GLOBAL – Earlier this week, Mike Fairley discussed the evolutionary changes that have taken place in label printing technology over the last three decades. In this second part of his analysis, he takes a look at digital label printing.
When it comes to investing in digital there are various other factors to be considered as well as just investment in a press. Digital printing is all about new ways of working. It’s about enhanced colour management. It’s about making decisions whether to go conventional or digital as late as possible. What throughput of different jobs can be handled each day without getting bogged down in administration and paperwork? All these factors are likely to require more sophisticated Management Information Systems (MIS). Yet another key investment decision to be made.
Then there is the additional challenge with digital of what dpi resolution to go for; does the work produced need a white ink in one of the printing heads; does the press have an extended colour gamut. Press running speeds between all the digital label press technologies also vary quite considerably. How important is speed with many short-run job changes?
Go digital and the converter also needs to decide whether to invest in in-line or off-line finishing. If in-line, every job change may mean a press stop to change cutting dies. If there are multiple short run jobs to be produced the die-changes can take up a considerable part of the press day and offer reduced press running time. That means reduced output and potentially lower profitability. Off-line finishing can mean that one finishing line can handle the output of several digital presses, so maximizing press production time.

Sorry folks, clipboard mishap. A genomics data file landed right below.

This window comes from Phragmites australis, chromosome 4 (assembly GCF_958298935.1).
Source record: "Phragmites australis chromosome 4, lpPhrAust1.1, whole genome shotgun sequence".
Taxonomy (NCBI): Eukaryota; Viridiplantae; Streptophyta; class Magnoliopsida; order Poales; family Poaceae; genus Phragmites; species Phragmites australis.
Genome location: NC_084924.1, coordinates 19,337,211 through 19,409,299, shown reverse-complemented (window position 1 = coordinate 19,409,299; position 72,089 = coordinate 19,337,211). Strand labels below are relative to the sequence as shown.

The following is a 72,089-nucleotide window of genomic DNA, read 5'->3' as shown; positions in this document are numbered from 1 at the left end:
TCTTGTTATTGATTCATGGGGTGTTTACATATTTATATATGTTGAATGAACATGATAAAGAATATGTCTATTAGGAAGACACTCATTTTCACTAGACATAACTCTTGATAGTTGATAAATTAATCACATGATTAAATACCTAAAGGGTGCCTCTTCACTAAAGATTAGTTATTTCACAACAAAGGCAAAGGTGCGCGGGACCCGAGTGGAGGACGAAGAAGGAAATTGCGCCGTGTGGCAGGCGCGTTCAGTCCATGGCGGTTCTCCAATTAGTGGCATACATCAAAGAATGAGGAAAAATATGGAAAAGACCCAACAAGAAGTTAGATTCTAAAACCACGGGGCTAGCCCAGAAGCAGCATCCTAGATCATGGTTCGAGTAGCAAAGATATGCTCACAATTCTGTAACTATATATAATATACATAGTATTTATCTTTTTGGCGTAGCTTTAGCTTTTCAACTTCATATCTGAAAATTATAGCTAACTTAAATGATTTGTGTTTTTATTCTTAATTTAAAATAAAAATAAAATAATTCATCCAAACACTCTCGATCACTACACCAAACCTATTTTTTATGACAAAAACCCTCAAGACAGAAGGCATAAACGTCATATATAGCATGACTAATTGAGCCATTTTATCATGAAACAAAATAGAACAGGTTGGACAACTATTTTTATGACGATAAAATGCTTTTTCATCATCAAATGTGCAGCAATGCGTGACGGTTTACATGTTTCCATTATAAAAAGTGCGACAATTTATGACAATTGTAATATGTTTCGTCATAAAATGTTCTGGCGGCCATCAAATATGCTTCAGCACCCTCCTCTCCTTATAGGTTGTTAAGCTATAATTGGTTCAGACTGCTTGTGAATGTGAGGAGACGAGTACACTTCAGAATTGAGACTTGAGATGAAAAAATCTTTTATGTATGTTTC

Another finishing investment option for the label converter might be laser die-cutting; a higher-cost investment, but offering significant benefits where multiple short runs are required each day. Used with say, inkjet, laser cutting technology combined with inkjet (or Xeikon) technology where there is no fixed repeat length, offers the exciting potential of batching jobs across or along the web for maximum economics and performance.
Looking back, it seems that more changes in printing technology, particularly for self-adhesive label printing processes and technologies, have occurred over the past 50 years than at any other period in the last 400 years.
Even today, change in label printing and converting technology is still continuing to take place, and this will become increasingly evident as new makes and models of label presses will be launched, including ever more printing machinery emanating from Asia and the world of digital printing technology.
FINAT, founded in Paris in 1958 with headquarters in The Hague (The Netherlands), is the worldwide association for manufacturers of self-adhesive labels and related products and services. With 600 members in over 50 countries around the world, FINAT helps label converters and all suppliers to the labelling industry by facilitating information exchange and creating opportunities to network internationally.